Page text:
Burke, Edmund

Burke, Edmund
   A British parliamentarian, statesman, and philosopher, Edmund Burke was born and educated in Dublin. Burke studied law before becoming a political writer and, in later life, a leading parliamentarian. He served as secretary to the Lord Lieutenant of Ireland, during which time he wrote Tracts on the Popery Laws, a critique of the laws that restricted the civil and political rights of Catholics. On returning to England, he was elected to Parliament in 1765, a Whig with strong ties to the faction led by Lord Rockingham. When Rockingham left office the next year, Burke declined a position in the new government and opposed it. In his Thoughts on the Present Discontents (1770), he argued against the power of the Crown under George III. He later fought in Parliament and in print against political corruption and the maladministration of Bengal under the governor-generalship of Warren Hastings. Burke supported the grievances of the American colonists respecting taxation and, in March 1775, made a speech on reconciliation with America that, although eloquently delivered, failed to avert the conflict that broke out later that year. Although many Whigs supported the French Revolution that broke out in 1789, Burke became an early critic of “Jacobinism,” viewing the increasing radicalism of the movement as dangerous to his country’s liberal political traditions. He was the anonymous editor of The Annual Register from 1759 to 1797, but is best known for his Reflections on the Revolution in France (1790), which, although it lost him the support of the leading Whig statesman, Charles James Fox, attracted a large following inside and outside Parliament among those who saw the Revolution as a danger to the social and political stability provided by British constitutionalism. As Anglo-French relations deteriorated with the invasion of strategically important Belgium, Burke redoubled his attacks on the Republic and strongly supported war, which began in February 1793. In 1796, he wrote Letters on a Regicide Peace (1796) in which he accused the revolutionaries of threatening the right of property-holding. Burke’s stature at home grew in proportion to the violence of the Revolution, particularly during the Terror. He died in 1797, an icon of his political adherents and one of several eighteenth-century statesmen - above all William Pitt - whose political philosophy spawned modern conservatism.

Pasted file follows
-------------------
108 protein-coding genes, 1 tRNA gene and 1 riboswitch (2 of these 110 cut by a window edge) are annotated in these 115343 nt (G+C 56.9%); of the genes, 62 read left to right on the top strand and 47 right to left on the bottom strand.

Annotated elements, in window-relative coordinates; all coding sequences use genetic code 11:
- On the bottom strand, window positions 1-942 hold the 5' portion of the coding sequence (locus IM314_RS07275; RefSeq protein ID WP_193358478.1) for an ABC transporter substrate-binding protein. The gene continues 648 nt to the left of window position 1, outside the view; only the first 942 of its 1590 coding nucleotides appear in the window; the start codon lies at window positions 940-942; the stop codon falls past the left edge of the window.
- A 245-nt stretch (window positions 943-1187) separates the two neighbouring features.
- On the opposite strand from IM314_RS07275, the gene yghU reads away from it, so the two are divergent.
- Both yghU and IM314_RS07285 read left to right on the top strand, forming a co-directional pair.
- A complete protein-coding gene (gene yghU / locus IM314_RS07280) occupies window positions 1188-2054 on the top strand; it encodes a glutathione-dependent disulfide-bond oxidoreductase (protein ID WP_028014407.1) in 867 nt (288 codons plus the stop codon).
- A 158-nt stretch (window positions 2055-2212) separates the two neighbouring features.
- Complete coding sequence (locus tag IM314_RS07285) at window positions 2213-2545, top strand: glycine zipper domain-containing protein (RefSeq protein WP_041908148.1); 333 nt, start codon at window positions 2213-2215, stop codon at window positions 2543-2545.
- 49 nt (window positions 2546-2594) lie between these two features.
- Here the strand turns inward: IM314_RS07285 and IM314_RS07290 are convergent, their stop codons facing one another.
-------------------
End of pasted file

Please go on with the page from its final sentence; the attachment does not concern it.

Burke, Edmund. Reflections on the Revolution in France. Edited by Frank M. Turner. New Haven, CT: Yale University Press, 2003;
    Lambert, Elizabeth. Edmund Burke of Beaconsfield. Newark, DE: University of Delaware Press, 2003.

Encyclopedia of the Age of Imperialism, 1800–1914. 2014.

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